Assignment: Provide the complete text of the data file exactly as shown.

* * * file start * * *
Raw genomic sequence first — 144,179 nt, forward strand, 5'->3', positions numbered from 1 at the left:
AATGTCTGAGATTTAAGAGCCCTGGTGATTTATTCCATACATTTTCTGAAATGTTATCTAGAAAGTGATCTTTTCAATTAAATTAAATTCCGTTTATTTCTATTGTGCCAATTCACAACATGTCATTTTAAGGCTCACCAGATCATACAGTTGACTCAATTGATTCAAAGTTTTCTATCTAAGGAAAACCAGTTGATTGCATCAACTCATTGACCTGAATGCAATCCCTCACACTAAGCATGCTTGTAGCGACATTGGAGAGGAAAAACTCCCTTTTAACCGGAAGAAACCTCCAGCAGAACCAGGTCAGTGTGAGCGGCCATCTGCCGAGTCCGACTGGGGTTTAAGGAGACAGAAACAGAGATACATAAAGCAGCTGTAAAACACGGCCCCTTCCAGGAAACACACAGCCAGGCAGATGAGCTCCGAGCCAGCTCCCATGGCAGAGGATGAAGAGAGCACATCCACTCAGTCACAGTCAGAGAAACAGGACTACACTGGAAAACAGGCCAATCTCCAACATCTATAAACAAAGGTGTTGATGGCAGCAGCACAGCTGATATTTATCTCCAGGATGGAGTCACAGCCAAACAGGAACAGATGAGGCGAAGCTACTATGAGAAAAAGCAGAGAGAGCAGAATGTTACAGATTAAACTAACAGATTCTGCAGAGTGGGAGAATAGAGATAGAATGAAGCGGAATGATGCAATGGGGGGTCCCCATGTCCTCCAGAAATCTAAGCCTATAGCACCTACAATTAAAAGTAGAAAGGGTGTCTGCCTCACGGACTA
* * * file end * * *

Raw genomic sequence first — 144,179 nt, forward strand, 5'->3', positions numbered from 1 at the left:
AATGTCTGAGATTTAAGAGCCCTGGTGATTTATTCCATACATTTTCTGAAATGTTATCTAGAAAGTGATCTTTTCAATTAAATTAAATTCCGTTTATTTCTATTGTGCCAATTCACAACATGTCATTTTAAGGCTCACCAGATCATACAGTTGACTCAATTGATTCAAAGTTTTCTATCTAAGGAAAACCAGTTGATTGCATCAACTCATTGACCTGAATGCAATCCCTCACACTAAGCATGCTTGTAGCGACATTGGAGAGGAAAAACTCCCTTTTAACCGGAAGAAACCTCCAGCAGAACCAGGTCAGTGTGAGCGGCCATCTGCCGAGTCCGACTGGGGTTTAAGGAGACAGAAACAGAGATACATAAAGCAGCTGTAAAACACGGCCCCTTCCAGGAAACACACAGCCAGGCAGATGAGCTCCGAGCCAGCTCCCATGGCAGAGGATGAAGAGAGCACATCCACTCAGTCACAGTCAGAGAAACAGGACTACACTGGAAAACAGGCCAATCTCCAACATCTATAAACAAAGGTGTTGATGGCAGCAGCACAGCTGATATTTATCTCCAGGATGGAGTCACAGCCAAACAGGAACAGATGAGGCGAAGCTACTATGAGAAAAAGCAGAGAGAGCAGAATGTTACAGATTAAACTAACAGATTCTGCAGAGTGGGAGAATAGAGATAGAATGAAGCGGAATGATGCAATGGGGGGTCCCCATGTCCTCCAGAAATCTAAGCCTATAGCACCTACAATTAAAAGTAGAAAGGGTGTCTGCCTCACGGACTA